As a little background to this post, behind the team here at Dorotea Gale is Dewi Cristina and Saerah Dewi- we both share Balinese heritage and visit the island and our families whenever we get the chance. We’ll be showcasing our range at the Bali Jazz Markets by the Sea in August from the 14th to the 16th and decided to stretch out our stay over a month!
We made it to Bali just in time to catch the holy day of Kuningan, a peaceful time celebrated every 210 days. Kuningan marks the end of the Galungan holiday, which celebrates the victory of Dharma over Adharma. During this time, Balinese gods and ancestors descend and return to earth and the latter to their former family homes, where prayers and offerings are made to celebrate their return to earth. Offerings are busily made throughout the days of Galungan including nasi kuning, a type of yellow rice colored with tumeric. This special offering (also a delicious specialty dish!) represents the gratitude for a prosperous life. Other offerings can range from nuts and seeds to fish and fruit like apples and pears.
Temples, altars and symbolic statues are lavishly decorated with flowers, banten, tamiang and endongan.
Flowers play a large part in prayer rituals, often placed between fingers, behind the ears and tucked into hair.
On the days leading up to and on Kuningan day tamiang and endongan decorations hang around temples and homes, both beautiful and deep in meaning. The Tamiang (picture to the left) is a a rounded decoration representing protection, defense, and the continuous cycle of life and the world. The Tamiang is a deterrent, and its emblem is protective. In addition to the shield symbolism, it also symbolizes the turning of the wheel of nature, known as cakraning panggilingan. This touches on the laws of nature- a powerful reminder that one should protect themselves from bad behavior and actions towards themselves, others, and their environment.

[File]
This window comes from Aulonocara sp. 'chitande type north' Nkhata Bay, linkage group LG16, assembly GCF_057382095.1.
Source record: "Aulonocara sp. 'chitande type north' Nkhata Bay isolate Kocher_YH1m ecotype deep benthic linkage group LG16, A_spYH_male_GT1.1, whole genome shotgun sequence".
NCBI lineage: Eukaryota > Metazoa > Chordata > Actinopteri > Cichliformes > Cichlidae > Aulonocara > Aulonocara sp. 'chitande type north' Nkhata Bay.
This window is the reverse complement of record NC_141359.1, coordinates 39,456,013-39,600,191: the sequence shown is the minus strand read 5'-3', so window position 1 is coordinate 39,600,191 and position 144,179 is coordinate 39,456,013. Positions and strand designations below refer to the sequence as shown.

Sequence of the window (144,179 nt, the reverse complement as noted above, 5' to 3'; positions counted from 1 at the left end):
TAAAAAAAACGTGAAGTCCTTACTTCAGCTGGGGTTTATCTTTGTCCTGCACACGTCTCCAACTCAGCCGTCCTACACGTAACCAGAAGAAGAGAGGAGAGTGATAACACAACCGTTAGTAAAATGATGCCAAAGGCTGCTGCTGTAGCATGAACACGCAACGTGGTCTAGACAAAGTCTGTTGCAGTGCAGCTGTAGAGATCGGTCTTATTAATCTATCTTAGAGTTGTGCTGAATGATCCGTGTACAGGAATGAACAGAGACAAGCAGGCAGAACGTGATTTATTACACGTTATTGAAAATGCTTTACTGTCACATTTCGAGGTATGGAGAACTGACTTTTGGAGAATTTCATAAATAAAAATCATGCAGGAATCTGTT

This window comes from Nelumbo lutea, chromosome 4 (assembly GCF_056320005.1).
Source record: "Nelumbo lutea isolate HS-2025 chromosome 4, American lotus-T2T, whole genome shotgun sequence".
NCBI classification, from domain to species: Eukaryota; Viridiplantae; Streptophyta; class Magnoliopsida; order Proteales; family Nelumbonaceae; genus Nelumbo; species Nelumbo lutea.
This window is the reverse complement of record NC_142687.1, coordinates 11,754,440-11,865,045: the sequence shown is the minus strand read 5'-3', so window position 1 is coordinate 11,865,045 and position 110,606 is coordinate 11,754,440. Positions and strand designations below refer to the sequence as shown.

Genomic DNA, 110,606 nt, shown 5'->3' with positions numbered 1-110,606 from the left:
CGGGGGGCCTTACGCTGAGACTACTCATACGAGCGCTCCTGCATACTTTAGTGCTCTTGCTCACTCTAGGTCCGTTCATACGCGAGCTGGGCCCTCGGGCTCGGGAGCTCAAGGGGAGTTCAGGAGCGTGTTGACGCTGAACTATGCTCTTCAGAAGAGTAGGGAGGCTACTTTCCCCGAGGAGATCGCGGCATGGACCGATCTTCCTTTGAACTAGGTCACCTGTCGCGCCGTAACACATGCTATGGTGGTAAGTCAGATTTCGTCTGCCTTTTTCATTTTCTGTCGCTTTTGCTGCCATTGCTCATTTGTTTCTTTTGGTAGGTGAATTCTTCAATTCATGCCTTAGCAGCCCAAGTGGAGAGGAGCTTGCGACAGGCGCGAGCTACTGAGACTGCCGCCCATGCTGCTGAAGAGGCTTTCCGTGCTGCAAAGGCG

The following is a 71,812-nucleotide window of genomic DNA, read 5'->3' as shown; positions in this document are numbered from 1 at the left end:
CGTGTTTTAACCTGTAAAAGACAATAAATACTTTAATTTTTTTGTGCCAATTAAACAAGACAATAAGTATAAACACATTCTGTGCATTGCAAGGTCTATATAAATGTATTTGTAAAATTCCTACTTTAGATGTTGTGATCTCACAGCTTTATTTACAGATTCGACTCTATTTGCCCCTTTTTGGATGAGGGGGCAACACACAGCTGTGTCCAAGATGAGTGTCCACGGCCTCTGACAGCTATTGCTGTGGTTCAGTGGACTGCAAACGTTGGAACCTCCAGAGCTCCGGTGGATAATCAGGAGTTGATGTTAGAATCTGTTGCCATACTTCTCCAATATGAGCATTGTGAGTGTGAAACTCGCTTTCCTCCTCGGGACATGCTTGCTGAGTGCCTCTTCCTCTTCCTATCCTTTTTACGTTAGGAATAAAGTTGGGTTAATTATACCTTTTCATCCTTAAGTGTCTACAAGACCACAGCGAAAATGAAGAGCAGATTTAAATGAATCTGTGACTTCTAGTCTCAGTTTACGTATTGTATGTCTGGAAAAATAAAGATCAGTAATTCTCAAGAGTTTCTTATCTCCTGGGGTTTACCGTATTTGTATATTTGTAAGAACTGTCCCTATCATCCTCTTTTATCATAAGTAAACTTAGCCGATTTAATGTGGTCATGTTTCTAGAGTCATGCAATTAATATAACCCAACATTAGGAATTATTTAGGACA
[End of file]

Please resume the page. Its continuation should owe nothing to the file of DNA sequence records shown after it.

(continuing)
Endongan is made of coconut leaves and shaped like a bag or a pocket. The Balinese put different things like seeds, fruits and tubers inside the endongan. Some people see it as a symbol of food supply for the journey of the ancestors from earth to heaven. Throughout the festival almost every home, office, shop etc will have a penjor, a tall bamboo pole usually decorated with fruit, coconut leaves, and flowers, set up on the right of the entrance. One will also find small bamboo altars set up especially for the holiday, each one bearing woven palm-leaf offerings for the spirits.
While we didn't make it for the Galungan part of the festival, we were lucky enough to be here for last (certainly not the least) of to the ten day festival, Kuningan. It is believed that on this particular day, the supreme god Sang Hyang Widi descends to earth to give blessing for all the people. As closure to the series of Galungan rituals, Kuningan also marks the return of all the gods and ancestors to their own realm.
No matter what you believe, it's certainly a beautiful time in Bali to be surrounded by such a rich culture and history. The Balinese really know how to decorate, too! Both of us here at Dorotea Gale feel incredibly lucky to share a heritage with an island so full of life, color and vibrancy. Most definitely experiencing this culture from a young age has influenced the creative path that we chose!